The reigning four-time champion is still 10 points behind first-place Fiorentina, who Sunday smashed previous leader Inter Milan 4-1.

It’s the first time in 16 years that Fiorentina has topped the table (it went bust in the intervening years and reformed) and coach Paulo Sousa has built on and improved Vincenzo Montella’s dynamic and offensive side from last season. Can Fiorentina last the distance?

Sousa thinks so, but Napoli, who beat Lazio 5-0 last week and face Milan and Fiorentina next, looks stronger at the moment.

As for Allegri, Juventus is home to Sevilla in the Champions League Wednesday and then Bologna in Serie A. The next big test comes in three weeks, when Juventus plays at Inter Milan. One Italian paper has already named out-of-work coaches who could be ready to step in: they include Marcello Lippi, Fabio Capello, Walter Mazzarri, Luciano Spalletti and Vincenzo Montella. The injured players should be ready by then, so excuses won't carry much weight.

Top three players of the week

Alexis Sanchez (Arsenal)

Alexis picked the best way to open his scoring account this season: a hat trick in an important away win. Alexis shrugged off concerns about his slow start with some trademarks strikes–a side-foot after a counterattack, a brave header from a Mesut Ozil dink, and a howitzer from outside the box–in Arsenal’s 5-2 win at Leicester. The Chilean, the only player in history with hat tricks in the Premier League, La Liga and Serie A, is now off and running.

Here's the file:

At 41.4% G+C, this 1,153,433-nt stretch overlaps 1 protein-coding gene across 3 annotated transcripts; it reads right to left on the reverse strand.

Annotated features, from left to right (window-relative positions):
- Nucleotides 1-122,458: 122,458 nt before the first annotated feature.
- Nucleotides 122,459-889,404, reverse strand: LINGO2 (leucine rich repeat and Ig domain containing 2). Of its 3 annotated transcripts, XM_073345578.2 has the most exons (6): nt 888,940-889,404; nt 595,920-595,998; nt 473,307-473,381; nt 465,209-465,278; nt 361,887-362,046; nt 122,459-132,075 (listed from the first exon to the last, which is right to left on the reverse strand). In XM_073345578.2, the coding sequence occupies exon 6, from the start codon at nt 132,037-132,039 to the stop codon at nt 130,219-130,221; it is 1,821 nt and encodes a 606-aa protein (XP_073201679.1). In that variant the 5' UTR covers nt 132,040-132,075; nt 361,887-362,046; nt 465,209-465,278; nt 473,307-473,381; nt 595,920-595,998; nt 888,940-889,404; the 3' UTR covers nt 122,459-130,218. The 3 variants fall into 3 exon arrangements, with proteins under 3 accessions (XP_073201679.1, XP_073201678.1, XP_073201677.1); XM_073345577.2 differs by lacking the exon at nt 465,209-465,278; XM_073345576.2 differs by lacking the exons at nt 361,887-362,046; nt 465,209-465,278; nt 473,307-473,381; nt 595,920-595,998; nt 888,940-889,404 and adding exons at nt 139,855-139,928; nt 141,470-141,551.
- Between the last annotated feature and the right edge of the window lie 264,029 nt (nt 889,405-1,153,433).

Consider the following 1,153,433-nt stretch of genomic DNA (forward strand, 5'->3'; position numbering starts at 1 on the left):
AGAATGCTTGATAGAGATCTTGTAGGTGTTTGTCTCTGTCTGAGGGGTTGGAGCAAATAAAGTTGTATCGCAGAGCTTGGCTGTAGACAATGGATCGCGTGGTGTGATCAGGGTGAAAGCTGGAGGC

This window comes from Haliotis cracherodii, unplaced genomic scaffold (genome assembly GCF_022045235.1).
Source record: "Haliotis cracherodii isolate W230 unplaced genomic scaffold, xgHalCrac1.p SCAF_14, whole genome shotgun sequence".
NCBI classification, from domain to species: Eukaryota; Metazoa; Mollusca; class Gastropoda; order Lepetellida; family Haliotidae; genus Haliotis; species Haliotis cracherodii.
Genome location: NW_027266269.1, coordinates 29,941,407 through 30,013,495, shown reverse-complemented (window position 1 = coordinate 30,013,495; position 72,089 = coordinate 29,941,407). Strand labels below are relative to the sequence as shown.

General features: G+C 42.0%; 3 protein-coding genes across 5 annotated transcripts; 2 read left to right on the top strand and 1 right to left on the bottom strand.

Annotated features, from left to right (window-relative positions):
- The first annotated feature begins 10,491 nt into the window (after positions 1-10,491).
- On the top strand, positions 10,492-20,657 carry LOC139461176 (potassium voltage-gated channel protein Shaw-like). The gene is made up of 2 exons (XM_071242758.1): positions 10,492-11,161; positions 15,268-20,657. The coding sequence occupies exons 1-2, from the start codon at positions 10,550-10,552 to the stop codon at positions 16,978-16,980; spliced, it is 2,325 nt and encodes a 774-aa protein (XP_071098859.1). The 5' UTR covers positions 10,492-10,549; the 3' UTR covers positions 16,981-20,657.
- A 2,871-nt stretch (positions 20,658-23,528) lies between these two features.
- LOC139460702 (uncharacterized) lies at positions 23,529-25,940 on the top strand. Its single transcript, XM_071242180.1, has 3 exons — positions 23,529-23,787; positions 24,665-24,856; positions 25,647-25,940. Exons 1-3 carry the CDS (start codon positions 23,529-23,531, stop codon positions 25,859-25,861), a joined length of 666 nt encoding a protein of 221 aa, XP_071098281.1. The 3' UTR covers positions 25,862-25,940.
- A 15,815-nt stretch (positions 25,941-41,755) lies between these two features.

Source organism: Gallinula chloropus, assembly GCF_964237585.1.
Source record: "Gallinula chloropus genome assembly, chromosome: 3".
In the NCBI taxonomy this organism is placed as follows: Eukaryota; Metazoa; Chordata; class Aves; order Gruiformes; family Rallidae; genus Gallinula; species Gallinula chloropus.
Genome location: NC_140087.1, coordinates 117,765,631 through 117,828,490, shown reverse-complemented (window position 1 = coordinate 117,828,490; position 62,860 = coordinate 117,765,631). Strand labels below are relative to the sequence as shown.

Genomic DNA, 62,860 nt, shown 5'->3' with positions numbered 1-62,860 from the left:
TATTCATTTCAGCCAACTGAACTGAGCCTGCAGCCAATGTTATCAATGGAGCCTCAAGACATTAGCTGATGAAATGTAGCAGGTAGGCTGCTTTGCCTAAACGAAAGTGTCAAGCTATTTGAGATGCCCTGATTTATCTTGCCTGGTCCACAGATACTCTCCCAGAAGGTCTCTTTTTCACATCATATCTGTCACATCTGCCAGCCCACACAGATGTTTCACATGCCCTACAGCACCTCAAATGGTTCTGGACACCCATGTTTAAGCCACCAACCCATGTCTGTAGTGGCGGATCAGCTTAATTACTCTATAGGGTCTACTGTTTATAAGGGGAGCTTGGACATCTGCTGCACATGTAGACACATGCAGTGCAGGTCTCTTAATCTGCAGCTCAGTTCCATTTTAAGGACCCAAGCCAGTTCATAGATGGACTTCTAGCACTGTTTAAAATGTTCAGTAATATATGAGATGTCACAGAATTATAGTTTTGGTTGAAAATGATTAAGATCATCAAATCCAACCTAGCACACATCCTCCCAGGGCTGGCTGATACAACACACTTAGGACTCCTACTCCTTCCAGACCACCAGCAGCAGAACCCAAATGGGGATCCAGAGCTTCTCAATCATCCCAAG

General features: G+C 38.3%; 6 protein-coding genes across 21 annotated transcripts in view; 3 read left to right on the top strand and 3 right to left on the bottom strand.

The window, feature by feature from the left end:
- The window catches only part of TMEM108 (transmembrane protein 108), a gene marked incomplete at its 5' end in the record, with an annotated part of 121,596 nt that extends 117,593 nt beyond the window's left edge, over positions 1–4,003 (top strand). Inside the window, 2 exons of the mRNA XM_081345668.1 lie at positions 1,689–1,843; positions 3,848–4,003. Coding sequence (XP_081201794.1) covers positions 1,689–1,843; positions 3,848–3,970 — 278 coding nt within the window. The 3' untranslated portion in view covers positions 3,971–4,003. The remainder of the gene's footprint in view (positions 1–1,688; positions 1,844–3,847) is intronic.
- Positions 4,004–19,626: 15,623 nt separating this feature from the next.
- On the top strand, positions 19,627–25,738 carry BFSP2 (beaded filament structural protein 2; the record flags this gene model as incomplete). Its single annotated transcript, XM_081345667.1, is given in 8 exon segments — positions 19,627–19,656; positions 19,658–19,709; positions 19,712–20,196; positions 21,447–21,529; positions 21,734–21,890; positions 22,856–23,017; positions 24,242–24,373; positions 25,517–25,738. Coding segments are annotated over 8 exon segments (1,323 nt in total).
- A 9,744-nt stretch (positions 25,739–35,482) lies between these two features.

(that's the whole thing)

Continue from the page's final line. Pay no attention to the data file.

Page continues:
Carlos Kameni (Malaga)

So Malaga has still not scored yet after six league games this season, but that won’t bother coach Javi Gracia, whose side was the first in 56 games at the Bernabeu to prevent Real Madrid from scoring. Madrid had 32 shots and Kameni made eight saves to deny Ronaldo (14 shots) & Co.

Nikola Kalinic (Fiorentina)

OK, so his second goal was scored from less than one yard out, but few can begrudge Kalinic his moment in the sun. The hard-working Fioretina forward bagged a hat trick at Inter Milan to send the Viola top of the table. The last time that happened, it had Batistuta and Edmundo up front. Kalinic had a good week, but he’s not that good…

Top goals of the week

Hatem Ben Arfa (Nice vs. Saint-Etienne)

Twist, jink, wriggle, dribble, shoot: Ben Arfa leaves a trail of defenders in his wake with his latest piece of magic in Ligue 1. The enfant terrible is now 28 and while a France call-up may be too much to ask, we should enjoy his moments of brilliance while we can.

Bebe (Rayo Vallecano vs. Sevilla)

Perhaps this was what Manchester United expected when it signed Bebe, one of the biggest transfer flops in its history, back in 2010. The Portuguese forward channeled his inner Ronaldo and fired in this unstoppable free kick.

Marco Benassi (Torino vs. Palermo)

Torino has started the season really well, and it’s no surprise given the form of 21-year-old midfielder Marco Benassi, whose stock was on the rise even before this Van Basten-esque volley in the 2-1 win over Palermo.